Little Nightmares' Switch Port is a Dark, Imperfect Dive Into the Maw

Little Nightmares Complete Edition is a twisted and competent port of one of 2017's most eerie and atmospheric games, even if it doesn't return unscathed.

When it comes to horror, whether it be in movies or video games, I tend to prefer a more subtle approach, rather than one that relies on cheap and fake feeling scare tactics. I prefer the physiological terror induced by a movie like The Shining rather than the incessant and annoying jump scares of a game like Five Nights at Freddy’s. Fortunately, Little Nightmares falls on the more favorable side of things, presenting a short but sweet atmospheric horror platformer that relies more on atmosphere than jump scares.

As Little Nightmares was one of the eeriest and most atmospheric games of 2017, I was happy to see that Tarsier Studios and Bandai Namco were bringing the game over to Nintendo Switch with its DLC as Little Nightmares: Complete Edition. While this port is inferior to the other available versions due to a few technical problems, it is still a competent port that should please those who opt to pick up the game on Nintendo’s console-handheld hybrid.

The Nintendo Switch version of Little Nightmares: Complete Edition bundles both the base game and the Secret of the Maw DLC which came to other platforms last year. The main game follows a little girl named Six who wears a striking yellow jacket that allows her to always stand out in The Maw, a dark and dreary ship full of disgusting blacks, grays, and browns that Six is stuck on.

Little Nightmares Complete Edition uses both lighting and sound design effectively to establish the game’s tone and mood, both in the environments and in gameplay. Little Nightmares features some of the most intricate lighting I’ve seen on Nintendo Switch, though it is not without the occasional graphical hiccup.  The excellent sound design of the other versions also carries over, so I’d recommend playing with a pair of headphones, especially in handheld mode.

Little Nightmares was one of the eeriest and most atmospheric games of 2017″

While the main story can be completed in under four hours, every part of the game is fine-tuned to create a chilling, though not always outright scary experience. The DLC stories, which follow a boy called the Runaway Kid are equally well-crafted, and help broaden this port’s appeal to those who just own the base game on other platforms.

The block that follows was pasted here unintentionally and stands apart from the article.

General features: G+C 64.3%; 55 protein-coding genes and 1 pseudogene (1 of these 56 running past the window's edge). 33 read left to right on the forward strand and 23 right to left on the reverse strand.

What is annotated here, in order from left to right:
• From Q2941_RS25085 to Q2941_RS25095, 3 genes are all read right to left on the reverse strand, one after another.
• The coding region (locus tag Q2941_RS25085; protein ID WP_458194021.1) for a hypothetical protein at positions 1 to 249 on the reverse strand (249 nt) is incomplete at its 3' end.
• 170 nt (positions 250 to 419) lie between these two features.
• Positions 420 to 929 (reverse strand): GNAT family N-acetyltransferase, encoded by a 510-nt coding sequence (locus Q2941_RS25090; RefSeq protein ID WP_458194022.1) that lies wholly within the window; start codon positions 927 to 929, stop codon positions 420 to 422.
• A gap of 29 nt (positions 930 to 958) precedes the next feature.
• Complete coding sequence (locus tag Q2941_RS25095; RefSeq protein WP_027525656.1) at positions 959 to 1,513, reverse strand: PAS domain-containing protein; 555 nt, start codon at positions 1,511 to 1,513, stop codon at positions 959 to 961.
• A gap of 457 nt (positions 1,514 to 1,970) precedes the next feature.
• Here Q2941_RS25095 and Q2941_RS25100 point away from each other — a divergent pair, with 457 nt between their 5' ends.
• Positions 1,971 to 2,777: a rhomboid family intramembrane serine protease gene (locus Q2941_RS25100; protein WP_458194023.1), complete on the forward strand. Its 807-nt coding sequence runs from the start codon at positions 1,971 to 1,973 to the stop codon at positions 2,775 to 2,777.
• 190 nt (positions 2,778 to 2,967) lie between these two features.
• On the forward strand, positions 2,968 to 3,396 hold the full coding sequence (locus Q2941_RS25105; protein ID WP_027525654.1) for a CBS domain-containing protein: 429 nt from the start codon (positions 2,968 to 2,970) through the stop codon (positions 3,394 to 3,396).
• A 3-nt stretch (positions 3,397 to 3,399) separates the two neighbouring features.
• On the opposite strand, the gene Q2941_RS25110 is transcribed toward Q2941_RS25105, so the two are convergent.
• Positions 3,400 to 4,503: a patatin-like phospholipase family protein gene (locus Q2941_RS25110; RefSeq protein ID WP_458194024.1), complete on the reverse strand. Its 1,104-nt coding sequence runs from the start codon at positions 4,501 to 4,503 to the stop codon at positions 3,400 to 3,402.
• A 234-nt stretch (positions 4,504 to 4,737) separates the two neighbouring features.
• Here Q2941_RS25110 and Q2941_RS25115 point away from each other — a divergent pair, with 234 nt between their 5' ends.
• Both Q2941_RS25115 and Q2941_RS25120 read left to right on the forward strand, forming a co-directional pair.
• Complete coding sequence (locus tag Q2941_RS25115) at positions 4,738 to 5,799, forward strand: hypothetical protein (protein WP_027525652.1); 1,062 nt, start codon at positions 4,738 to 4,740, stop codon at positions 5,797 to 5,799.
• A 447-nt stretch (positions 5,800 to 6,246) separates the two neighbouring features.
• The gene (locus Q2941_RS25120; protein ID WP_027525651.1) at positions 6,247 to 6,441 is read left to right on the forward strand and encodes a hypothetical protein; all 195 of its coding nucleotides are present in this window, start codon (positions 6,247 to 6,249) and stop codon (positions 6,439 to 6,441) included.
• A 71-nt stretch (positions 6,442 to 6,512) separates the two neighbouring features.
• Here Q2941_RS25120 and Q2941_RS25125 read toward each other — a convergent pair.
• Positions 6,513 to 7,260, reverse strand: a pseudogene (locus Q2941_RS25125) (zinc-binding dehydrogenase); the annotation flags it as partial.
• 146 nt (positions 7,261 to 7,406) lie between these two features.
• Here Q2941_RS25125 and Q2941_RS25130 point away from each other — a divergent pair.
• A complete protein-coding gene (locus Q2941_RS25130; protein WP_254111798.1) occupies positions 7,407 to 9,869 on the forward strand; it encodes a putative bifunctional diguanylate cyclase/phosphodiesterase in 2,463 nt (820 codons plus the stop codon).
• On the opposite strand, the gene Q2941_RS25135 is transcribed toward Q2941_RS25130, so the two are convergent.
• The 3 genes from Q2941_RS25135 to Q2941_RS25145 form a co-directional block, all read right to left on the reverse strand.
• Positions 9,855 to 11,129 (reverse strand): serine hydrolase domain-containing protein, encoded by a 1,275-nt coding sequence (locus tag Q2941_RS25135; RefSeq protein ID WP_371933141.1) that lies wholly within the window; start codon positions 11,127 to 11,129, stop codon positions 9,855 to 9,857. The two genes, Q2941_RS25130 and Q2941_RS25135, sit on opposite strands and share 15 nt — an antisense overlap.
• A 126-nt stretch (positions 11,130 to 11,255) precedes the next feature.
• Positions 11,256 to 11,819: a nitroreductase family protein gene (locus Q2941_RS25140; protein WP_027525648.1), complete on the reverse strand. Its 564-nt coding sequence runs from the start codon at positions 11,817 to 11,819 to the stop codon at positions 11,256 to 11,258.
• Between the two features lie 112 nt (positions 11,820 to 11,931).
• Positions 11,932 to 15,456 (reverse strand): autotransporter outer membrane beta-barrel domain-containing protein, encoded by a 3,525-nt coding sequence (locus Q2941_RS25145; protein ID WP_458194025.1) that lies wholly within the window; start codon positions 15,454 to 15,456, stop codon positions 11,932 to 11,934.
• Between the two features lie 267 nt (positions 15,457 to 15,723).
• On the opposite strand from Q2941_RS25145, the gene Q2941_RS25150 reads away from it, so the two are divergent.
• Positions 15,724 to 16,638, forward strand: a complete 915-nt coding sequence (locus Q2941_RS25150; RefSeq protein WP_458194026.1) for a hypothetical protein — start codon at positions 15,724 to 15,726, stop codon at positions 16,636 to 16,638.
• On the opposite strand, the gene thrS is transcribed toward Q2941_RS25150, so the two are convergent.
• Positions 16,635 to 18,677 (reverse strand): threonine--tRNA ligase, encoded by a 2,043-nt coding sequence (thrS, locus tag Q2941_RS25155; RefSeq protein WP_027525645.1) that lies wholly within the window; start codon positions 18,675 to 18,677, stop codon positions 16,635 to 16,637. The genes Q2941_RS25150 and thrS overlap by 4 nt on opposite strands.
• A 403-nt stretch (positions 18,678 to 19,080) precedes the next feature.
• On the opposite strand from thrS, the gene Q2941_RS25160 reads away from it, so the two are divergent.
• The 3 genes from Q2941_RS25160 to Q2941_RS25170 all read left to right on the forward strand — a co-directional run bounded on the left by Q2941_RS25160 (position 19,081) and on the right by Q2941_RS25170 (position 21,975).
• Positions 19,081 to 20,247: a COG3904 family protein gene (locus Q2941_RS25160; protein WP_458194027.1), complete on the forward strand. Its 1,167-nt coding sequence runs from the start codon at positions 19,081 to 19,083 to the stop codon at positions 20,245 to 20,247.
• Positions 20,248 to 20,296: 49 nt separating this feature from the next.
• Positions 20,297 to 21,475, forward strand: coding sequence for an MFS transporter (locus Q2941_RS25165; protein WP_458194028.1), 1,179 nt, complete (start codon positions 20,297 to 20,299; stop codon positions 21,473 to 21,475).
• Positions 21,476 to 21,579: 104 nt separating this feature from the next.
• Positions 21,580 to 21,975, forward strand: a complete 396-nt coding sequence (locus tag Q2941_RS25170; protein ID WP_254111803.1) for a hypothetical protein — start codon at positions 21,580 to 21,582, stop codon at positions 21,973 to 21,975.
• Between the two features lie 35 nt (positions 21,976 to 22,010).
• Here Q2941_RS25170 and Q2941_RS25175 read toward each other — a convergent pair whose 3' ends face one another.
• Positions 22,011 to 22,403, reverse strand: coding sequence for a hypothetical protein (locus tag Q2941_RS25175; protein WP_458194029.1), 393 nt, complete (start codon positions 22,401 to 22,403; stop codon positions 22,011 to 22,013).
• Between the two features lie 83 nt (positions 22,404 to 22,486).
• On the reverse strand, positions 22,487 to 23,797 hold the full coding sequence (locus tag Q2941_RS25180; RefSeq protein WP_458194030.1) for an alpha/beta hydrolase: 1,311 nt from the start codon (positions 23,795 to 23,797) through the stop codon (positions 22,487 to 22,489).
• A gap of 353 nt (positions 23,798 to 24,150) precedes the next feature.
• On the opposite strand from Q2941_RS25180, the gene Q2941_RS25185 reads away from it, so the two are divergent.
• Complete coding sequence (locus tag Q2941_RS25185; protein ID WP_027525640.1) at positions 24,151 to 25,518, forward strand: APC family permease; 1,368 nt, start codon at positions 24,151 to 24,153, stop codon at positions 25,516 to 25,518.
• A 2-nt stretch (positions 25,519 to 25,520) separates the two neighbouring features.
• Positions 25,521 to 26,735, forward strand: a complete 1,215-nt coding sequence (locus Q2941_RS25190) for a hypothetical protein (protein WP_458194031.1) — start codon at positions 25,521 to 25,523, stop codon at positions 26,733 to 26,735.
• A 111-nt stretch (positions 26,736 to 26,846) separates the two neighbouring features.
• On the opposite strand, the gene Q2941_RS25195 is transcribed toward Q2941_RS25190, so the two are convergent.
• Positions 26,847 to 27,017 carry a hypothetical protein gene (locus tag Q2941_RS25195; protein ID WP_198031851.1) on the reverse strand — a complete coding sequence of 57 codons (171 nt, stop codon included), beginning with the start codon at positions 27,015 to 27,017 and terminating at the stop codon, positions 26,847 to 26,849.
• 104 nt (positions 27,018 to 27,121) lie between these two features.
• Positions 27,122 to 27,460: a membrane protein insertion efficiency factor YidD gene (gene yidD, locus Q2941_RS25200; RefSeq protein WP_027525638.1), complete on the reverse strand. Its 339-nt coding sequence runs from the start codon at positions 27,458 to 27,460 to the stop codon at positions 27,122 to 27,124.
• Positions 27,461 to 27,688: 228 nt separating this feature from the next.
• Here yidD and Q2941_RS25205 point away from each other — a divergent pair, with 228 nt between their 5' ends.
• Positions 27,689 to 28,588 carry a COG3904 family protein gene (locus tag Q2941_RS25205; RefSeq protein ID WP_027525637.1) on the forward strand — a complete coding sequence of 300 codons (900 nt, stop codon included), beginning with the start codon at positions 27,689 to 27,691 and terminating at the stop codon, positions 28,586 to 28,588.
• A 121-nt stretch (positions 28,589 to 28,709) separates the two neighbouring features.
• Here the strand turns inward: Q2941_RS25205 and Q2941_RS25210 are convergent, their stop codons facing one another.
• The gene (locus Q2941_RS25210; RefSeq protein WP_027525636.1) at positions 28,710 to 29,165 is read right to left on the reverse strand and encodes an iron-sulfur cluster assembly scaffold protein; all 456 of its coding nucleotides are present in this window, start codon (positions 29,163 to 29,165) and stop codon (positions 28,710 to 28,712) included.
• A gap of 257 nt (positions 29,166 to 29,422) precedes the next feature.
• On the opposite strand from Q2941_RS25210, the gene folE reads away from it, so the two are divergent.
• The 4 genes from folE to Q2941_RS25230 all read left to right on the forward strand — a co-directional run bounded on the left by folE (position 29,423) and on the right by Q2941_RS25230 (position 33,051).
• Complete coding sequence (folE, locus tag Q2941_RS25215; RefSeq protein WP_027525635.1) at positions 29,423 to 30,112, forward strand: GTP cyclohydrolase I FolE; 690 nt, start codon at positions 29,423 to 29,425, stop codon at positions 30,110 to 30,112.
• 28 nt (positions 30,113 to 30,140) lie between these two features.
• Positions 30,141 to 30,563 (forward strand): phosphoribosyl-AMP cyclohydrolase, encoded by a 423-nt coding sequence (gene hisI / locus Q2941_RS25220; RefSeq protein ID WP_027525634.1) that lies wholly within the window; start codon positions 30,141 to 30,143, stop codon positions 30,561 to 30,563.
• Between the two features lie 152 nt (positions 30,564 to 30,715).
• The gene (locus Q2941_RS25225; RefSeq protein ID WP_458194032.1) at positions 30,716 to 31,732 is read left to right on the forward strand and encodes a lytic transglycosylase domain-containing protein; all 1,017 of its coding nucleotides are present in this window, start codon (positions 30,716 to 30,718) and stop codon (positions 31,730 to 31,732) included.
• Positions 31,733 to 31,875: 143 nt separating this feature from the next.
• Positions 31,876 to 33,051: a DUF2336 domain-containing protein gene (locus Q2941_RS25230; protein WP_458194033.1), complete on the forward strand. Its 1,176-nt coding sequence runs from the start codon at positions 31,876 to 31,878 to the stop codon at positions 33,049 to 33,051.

When it comes to Switch exclusives features, there is not much outside of a creepy Pakku mask received by scanning the Pac-Man amiibo and some clever use of HD Rumble and embellish the sound effects of a growling belly or beating heart. That being said, this isn’t much of a problem due to the base game’s quality, especially if you’ve never played it.

If you do decide to pick up the Nintendo Switch version of the game, you should be aware of some of the technical problems Little Nightmares runs into on the platform. The resolution stays at 720p or below at all times, even in docked mode so that the game can look less crisp than the other versions of the game at some points.

The problems with the lighting mentioned above would also sometimes take away the impact of some of the more somber rooms. Outside of that, there were one or two frame rate dips, but there was nothing that outright ruined the gameplay for me. While most of these technical issues are very minor and can be looked over, the games long load times do damper the whole experience.

Every time the player dies, they are subjected to a lengthy load screens that usually last almost a minute. While this wouldn’t be as annoying if they didn’t pop up often, several points in Little Nightmares rely on trial-and-error puzzles and enemy confrontation. As a result, constant load times in these sections can quickly add up and bog down the pacing during those sections.

Little Nightmares was already an atmospheric and fantastic blend of horror….”

Even though the load times are noticeably long, they aren’t a deal breaker. The inherent portability of this version of the game its bite-sized level design and overall length, and lack of too much competition on the platform make Little Nightmares Complete Edition good fit for Nintendo Switch.

A $30 price tag may be a bit steep for some, as Little Nightmares Complete Edition only includes around seven hours of previously released content, but both horror and puzzle-platforming fans should still enjoy the experience. Little Nightmares was already an atmospheric and fantastic blend of horror and platforming when it released last year, and this port will just expose the game to a whole new audience that may not be as familiar with games of this style.

Little Nightmares Complete Edition is available now on Nintendo Switch — you can pick up the game on Amazon. The game is also available across PC, PS4, and Xbox One.

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Tomas Franzese

Tomas Franzese is a News Editor at DualShockers, writing a variety of reviews and shedding light on upcoming games for both PC and consoles. While he has been a gamer most of his life, he began writing for DualShockers in 2016 and has almost never put his computer or a controller down since.

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